4 Features of Windows Versions to Know Before Buying


Bitlocker to encrypt the drive

If you plan to purchase a laptop, or if it will ever be used to hold private information, whether it is your own or someone else's information, it is a good idea to encrypt the drive. Encrypting the drive protects all the data on it if the device falls into the wrong hands, is lost or stolen. Bitlocker, an encryption software, is included in the Professional and Enterprise versions and can encrypt both traditional hard disk drives (HDDs) and solid state drives (SSDs). 

NOTE: Encryption does NOT protect against misuse of passwords. If you use simple passwords or have passwords written in plain site, encryption will not protect your files!

Thursday, June 21, 2018

4 Features of Windows Versions to Know Before Buying - Part 1

When shopping for a new computer, laptop or other device, there are many components to think about. The processing speed of the CPU, the amount and speed of the memory, the case size, the feel of the keyboard, the warranty and the video graphics are just a partial list. Yet there is more to consider than the hardware alone. Before making this big purchase, be sure you also consider which version of Windows will best meet your needs.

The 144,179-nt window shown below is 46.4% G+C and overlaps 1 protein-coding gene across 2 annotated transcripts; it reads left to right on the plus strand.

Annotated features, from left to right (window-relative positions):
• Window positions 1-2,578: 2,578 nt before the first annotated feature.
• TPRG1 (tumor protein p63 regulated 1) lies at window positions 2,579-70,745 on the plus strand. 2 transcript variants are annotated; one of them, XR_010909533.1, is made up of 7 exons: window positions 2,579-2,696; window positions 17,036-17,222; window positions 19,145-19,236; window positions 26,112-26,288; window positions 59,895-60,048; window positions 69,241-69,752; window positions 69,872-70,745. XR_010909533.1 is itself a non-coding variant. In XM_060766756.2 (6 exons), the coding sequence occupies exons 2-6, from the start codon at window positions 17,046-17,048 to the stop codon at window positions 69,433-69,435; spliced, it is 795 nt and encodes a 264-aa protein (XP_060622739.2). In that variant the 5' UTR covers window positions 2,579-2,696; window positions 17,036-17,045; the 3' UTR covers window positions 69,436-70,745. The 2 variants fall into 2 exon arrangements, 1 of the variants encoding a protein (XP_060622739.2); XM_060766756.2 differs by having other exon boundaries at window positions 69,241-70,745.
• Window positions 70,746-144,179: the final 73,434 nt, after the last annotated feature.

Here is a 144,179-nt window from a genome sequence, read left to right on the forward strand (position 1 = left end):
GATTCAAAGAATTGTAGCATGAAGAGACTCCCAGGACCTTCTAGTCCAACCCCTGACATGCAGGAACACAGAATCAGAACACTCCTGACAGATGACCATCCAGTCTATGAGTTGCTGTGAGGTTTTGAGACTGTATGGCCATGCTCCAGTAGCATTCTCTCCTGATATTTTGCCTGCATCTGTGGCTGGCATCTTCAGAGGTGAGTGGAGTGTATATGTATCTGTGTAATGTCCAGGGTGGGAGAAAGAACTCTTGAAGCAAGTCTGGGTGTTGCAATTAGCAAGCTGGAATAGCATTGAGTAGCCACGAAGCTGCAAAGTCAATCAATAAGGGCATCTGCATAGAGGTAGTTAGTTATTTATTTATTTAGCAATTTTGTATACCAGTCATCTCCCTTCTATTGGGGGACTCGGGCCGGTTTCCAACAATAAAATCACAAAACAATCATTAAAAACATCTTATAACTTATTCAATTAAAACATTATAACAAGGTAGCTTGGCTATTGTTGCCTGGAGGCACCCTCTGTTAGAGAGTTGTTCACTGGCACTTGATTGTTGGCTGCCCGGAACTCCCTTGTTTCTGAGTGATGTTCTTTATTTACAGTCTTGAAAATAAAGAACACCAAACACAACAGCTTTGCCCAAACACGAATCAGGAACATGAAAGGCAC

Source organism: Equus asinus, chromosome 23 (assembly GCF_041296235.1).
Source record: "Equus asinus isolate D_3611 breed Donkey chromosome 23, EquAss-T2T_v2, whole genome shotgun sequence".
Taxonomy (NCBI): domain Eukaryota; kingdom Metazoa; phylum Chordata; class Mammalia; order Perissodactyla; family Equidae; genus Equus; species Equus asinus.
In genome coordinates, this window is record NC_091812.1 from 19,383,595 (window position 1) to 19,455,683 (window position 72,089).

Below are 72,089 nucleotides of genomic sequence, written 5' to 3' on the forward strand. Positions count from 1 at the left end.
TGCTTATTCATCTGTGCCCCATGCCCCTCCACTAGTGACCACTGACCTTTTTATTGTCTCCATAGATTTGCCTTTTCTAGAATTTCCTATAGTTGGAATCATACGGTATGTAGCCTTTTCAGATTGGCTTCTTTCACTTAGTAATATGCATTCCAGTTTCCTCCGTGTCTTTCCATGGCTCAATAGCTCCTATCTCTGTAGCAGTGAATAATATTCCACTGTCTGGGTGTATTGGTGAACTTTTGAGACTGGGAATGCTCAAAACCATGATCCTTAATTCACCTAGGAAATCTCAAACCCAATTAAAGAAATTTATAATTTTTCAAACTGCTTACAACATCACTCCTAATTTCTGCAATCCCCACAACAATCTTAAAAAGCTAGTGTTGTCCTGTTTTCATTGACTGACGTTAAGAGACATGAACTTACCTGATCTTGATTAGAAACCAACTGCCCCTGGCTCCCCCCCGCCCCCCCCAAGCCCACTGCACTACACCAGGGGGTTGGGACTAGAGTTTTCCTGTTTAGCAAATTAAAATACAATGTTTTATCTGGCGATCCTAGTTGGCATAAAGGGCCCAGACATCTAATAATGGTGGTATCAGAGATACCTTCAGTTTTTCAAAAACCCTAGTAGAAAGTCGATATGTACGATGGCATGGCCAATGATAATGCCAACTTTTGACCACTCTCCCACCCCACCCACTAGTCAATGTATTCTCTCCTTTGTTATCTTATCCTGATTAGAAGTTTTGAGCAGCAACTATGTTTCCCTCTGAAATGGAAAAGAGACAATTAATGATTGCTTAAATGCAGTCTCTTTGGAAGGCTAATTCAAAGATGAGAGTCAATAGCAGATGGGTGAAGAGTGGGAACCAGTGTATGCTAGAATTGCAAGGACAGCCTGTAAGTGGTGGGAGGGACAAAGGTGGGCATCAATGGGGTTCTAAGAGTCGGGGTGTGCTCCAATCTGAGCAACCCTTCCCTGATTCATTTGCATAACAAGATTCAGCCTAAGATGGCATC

The three main versions of Windows 10 are:
  • Home
  • Pro
  • Enterprise
This post covers a few of the major differences between these versions so you can purchase accordingly.

4 Features of Windows Versions to Know Before Buying


The Home Version - no ability to add to a network


Wednesday, June 13, 2018

What to Do When Browser Pop-Ups Warn a Device is at Risk

Websites contain far more than just text, they often include images, videos, ads, pop-ups, banners and more. Some features are more intrusive than others. Almost everyone has been to a site where an ad began playing in the background and you were forced to hunt it down to pause it. Unfortunately, because these ads load automatically and are constantly changing, they are often targeted by hackers. 

There is a history of ads being injected with malicious code before being presented to the visitor and every so often articles are released about this issue. Phishing browser pop-ups are presented in different ways including those:
  • Stating your device may have been infected by malware and to call a number for assistance. This attack often claims to be coming from Microsoft which it is not!
  • Stating there has been a problem with your computer and to call a number for assistance. The number typically claims to be tech support.
  • With a warning message and an accompanying audio message. The audio typically loops for dramatic effect and follows the script of the pop-up.
An example of a browser pop-up.

Wednesday, June 06, 2018

Managing Mobile Devices - 3 Controls you Need to Know